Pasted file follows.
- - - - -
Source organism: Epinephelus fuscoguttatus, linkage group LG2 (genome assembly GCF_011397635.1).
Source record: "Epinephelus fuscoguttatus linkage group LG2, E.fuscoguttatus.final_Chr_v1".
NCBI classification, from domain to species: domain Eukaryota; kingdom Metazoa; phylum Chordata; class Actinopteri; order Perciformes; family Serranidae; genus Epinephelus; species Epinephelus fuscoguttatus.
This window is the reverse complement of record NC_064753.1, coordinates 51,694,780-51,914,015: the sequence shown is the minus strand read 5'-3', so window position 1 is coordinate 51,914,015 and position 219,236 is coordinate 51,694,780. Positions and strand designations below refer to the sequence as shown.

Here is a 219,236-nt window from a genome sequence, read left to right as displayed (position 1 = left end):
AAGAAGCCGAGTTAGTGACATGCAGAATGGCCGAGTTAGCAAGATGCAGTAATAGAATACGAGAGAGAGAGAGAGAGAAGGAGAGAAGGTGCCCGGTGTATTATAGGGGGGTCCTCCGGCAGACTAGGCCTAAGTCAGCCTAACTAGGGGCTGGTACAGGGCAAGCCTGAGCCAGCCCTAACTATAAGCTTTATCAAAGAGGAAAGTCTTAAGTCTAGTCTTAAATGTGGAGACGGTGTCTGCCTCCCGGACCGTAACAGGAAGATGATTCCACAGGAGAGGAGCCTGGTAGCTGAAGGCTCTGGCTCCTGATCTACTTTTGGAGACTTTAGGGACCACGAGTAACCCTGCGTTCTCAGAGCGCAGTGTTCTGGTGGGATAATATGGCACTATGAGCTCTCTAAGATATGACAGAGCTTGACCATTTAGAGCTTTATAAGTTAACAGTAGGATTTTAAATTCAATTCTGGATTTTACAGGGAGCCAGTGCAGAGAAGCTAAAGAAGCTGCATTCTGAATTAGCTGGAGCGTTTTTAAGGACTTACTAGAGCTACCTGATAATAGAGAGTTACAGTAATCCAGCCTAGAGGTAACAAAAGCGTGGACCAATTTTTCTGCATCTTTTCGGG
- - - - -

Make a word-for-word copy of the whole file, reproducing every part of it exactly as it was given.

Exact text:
Source organism: Epinephelus fuscoguttatus, linkage group LG2 (genome assembly GCF_011397635.1).
Source record: "Epinephelus fuscoguttatus linkage group LG2, E.fuscoguttatus.final_Chr_v1".
NCBI classification, from domain to species: domain Eukaryota; kingdom Metazoa; phylum Chordata; class Actinopteri; order Perciformes; family Serranidae; genus Epinephelus; species Epinephelus fuscoguttatus.
This window is the reverse complement of record NC_064753.1, coordinates 51,694,780-51,914,015: the sequence shown is the minus strand read 5'-3', so window position 1 is coordinate 51,914,015 and position 219,236 is coordinate 51,694,780. Positions and strand designations below refer to the sequence as shown.

Here is a 219,236-nt window from a genome sequence, read left to right as displayed (position 1 = left end):
AAGAAGCCGAGTTAGTGACATGCAGAATGGCCGAGTTAGCAAGATGCAGTAATAGAATACGAGAGAGAGAGAGAGAGAAGGAGAGAAGGTGCCCGGTGTATTATAGGGGGGTCCTCCGGCAGACTAGGCCTAAGTCAGCCTAACTAGGGGCTGGTACAGGGCAAGCCTGAGCCAGCCCTAACTATAAGCTTTATCAAAGAGGAAAGTCTTAAGTCTAGTCTTAAATGTGGAGACGGTGTCTGCCTCCCGGACCGTAACAGGAAGATGATTCCACAGGAGAGGAGCCTGGTAGCTGAAGGCTCTGGCTCCTGATCTACTTTTGGAGACTTTAGGGACCACGAGTAACCCTGCGTTCTCAGAGCGCAGTGTTCTGGTGGGATAATATGGCACTATGAGCTCTCTAAGATATGACAGAGCTTGACCATTTAGAGCTTTATAAGTTAACAGTAGGATTTTAAATTCAATTCTGGATTTTACAGGGAGCCAGTGCAGAGAAGCTAAAGAAGCTGCATTCTGAATTAGCTGGAGCGTTTTTAAGGACTTACTAGAGCTACCTGATAATAGAGAGTTACAGTAATCCAGCCTAGAGGTAACAAAAGCGTGGACCAATTTTTCTGCATCTTTTCGGG